Recruitment Genius: Quality Technician

£28800 per annum: Recruitment Genius: This company is going through a period o...

Recruitment Genius: Administrative Assistant / Order Fulfilment

£14000 per annum: Recruitment Genius: An exciting opportunity to join a thrivi...

Recruitment Genius: Java Developer

£26000 - £33000 per annum: Recruitment Genius: An exciting opportunity for an ...

Day In a Page

Woman who was sent to three Nazi death camps describes how she escaped the gas chamber

Auschwitz liberation 70th anniversary

Woman sent to three Nazi death camps describes surviving gas chamber
DSK, Dodo the Pimp, and the Carlton Hotel

The inside track on France's trial of the year

Dominique Strauss-Kahn, Dodo the Pimp, and the Carlton Hotel:
As provocative now as they ever were

Sarah Kane season

Why her plays are as provocative now as when they were written
Murder of Japanese hostage has grim echoes of a killing in Iraq 11 years ago

Murder of Japanese hostage has grim echoes of another killing

Japanese mood was against what was seen as irresponsible trips to a vicious war zone
Syria crisis: Celebrities call on David Cameron to take more refugees as one young mother tells of torture by Assad regime

Celebrities call on David Cameron to take more Syrian refugees

One young mother tells of torture by Assad regime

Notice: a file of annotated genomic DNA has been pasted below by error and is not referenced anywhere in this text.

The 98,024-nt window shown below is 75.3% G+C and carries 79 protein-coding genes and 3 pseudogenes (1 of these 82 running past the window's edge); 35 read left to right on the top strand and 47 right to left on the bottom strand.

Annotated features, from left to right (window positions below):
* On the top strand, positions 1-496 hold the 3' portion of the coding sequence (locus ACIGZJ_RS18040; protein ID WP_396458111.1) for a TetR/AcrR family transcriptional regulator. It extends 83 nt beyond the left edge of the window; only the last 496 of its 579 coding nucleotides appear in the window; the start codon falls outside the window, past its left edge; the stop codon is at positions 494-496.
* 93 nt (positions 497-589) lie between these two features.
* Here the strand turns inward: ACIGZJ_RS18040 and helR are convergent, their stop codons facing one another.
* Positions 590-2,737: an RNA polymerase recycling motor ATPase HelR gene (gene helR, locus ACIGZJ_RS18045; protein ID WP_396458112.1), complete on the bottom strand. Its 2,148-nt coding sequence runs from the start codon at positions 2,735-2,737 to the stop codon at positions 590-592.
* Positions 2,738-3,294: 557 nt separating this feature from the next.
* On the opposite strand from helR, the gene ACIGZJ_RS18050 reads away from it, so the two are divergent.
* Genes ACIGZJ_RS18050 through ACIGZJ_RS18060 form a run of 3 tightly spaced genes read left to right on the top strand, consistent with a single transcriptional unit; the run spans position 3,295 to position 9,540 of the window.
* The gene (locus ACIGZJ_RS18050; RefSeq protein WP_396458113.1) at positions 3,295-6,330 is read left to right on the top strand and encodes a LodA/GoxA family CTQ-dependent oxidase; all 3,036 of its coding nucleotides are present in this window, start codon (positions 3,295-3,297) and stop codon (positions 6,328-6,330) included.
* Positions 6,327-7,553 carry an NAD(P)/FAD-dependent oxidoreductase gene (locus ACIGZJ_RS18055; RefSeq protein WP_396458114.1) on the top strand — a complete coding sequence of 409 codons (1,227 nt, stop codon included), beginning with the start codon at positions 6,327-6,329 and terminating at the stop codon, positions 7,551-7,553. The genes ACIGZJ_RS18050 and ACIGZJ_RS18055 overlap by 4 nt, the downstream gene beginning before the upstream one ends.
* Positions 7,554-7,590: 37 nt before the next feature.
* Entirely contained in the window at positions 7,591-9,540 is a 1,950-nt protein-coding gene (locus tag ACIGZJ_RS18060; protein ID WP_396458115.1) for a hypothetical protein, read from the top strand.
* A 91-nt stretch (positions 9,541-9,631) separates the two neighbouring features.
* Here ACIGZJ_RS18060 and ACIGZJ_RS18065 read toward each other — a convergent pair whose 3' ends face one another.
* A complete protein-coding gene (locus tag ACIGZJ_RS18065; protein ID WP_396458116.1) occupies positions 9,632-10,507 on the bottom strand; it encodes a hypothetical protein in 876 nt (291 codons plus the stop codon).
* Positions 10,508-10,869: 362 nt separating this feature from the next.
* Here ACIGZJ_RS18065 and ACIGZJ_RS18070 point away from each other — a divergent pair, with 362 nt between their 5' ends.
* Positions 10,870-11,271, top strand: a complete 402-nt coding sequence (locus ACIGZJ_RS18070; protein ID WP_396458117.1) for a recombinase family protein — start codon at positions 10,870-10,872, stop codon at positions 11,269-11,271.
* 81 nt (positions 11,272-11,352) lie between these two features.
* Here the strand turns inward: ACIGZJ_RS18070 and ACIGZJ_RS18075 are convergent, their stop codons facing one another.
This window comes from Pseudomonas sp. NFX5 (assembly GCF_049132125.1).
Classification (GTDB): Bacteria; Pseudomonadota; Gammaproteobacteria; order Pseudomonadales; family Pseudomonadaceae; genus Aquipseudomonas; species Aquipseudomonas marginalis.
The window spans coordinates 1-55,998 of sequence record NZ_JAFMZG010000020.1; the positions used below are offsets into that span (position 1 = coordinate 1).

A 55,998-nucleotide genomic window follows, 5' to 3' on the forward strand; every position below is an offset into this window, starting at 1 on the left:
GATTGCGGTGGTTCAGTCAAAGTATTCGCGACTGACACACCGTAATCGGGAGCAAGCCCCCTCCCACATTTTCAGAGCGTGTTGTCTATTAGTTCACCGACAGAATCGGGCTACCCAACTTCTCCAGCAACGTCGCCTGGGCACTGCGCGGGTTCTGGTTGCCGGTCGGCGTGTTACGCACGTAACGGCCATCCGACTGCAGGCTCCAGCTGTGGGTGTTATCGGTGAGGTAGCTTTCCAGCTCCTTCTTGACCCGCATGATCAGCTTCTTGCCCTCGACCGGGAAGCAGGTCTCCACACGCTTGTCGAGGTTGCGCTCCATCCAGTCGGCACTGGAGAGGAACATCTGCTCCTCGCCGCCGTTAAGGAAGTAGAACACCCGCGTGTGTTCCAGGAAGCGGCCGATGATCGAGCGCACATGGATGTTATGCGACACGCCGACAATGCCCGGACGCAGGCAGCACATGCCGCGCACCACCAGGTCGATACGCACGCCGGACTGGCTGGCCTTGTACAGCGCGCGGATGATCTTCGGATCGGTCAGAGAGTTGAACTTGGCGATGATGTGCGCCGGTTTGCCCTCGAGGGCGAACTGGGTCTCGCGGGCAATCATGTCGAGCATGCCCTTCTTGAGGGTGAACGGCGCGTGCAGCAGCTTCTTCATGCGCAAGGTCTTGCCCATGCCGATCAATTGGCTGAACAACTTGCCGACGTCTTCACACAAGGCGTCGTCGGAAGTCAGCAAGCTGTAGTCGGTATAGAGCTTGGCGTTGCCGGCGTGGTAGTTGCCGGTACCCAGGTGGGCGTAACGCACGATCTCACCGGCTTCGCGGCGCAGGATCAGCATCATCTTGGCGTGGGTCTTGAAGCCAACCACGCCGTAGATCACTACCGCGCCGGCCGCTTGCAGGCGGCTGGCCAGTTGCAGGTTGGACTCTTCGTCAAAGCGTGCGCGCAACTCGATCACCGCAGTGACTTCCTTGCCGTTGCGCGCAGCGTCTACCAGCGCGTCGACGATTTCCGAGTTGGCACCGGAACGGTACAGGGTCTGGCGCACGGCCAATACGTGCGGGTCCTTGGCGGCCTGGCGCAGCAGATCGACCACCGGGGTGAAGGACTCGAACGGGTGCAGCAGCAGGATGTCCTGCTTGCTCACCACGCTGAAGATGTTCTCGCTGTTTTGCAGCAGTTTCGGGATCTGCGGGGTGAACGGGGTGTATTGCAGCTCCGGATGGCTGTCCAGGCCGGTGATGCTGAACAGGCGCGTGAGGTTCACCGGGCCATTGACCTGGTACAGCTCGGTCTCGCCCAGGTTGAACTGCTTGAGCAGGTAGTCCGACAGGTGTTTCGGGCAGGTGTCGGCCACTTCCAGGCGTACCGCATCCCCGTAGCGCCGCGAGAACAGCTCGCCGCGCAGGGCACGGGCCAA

The enemy within: People who hear voices in their heads are being encouraged to talk back – with promising results

The enemy within

People who hear voices in their heads are being encouraged to talk back
'In Auschwitz you got used to anything'

'In Auschwitz you got used to anything'

Survivors of the Nazi concentration camp remember its horror, 70 years on
Autumn/winter menswear 2015: The uniforms that make up modern life come to the fore

Autumn/winter menswear 2015

The uniforms that make up modern life come to the fore
'I'm gay, and plan to fight military homophobia'

'I'm gay, and plan to fight military homophobia'

Army general planning to come out
Iraq invasion 2003: The bloody warnings six wise men gave to Tony Blair as he prepared to launch poorly planned campaign

What the six wise men told Tony Blair

Months before the invasion of Iraq in 2003, experts sought to warn the PM about his plans. Here, four of them recall that day
25 years of The Independent on Sunday: The stories, the writers and the changes over the last quarter of a century

25 years of The Independent on Sunday

The stories, the writers and the changes over the last quarter of a century
Homeless Veterans appeal: 'Really caring is a dangerous emotion in this kind of work'

Homeless Veterans appeal

As head of The Soldiers' Charity, Martin Rutledge has to temper compassion with realism. He tells Chris Green how his Army career prepared him
Wu-Tang Clan and The Sexual Objects offer fans a chance to own the only copies of their latest albums

Smash hit go under the hammer

It's nice to pick up a new record once in a while, but the purchasers of two latest releases can go a step further - by buying the only copy
Geeks who rocked the world: Documentary looks back at origins of the computer-games industry

The geeks who rocked the world

A new documentary looks back at origins of the computer-games industry
Belle & Sebastian interview: Stuart Murdoch reveals how the band is taking a new direction

Belle & Sebastian is taking a new direction

Twenty years ago, Belle & Sebastian was a fey indie band from Glasgow. It still is – except today, as prime mover Stuart Murdoch admits, it has a global cult following, from Hollywood to South Korea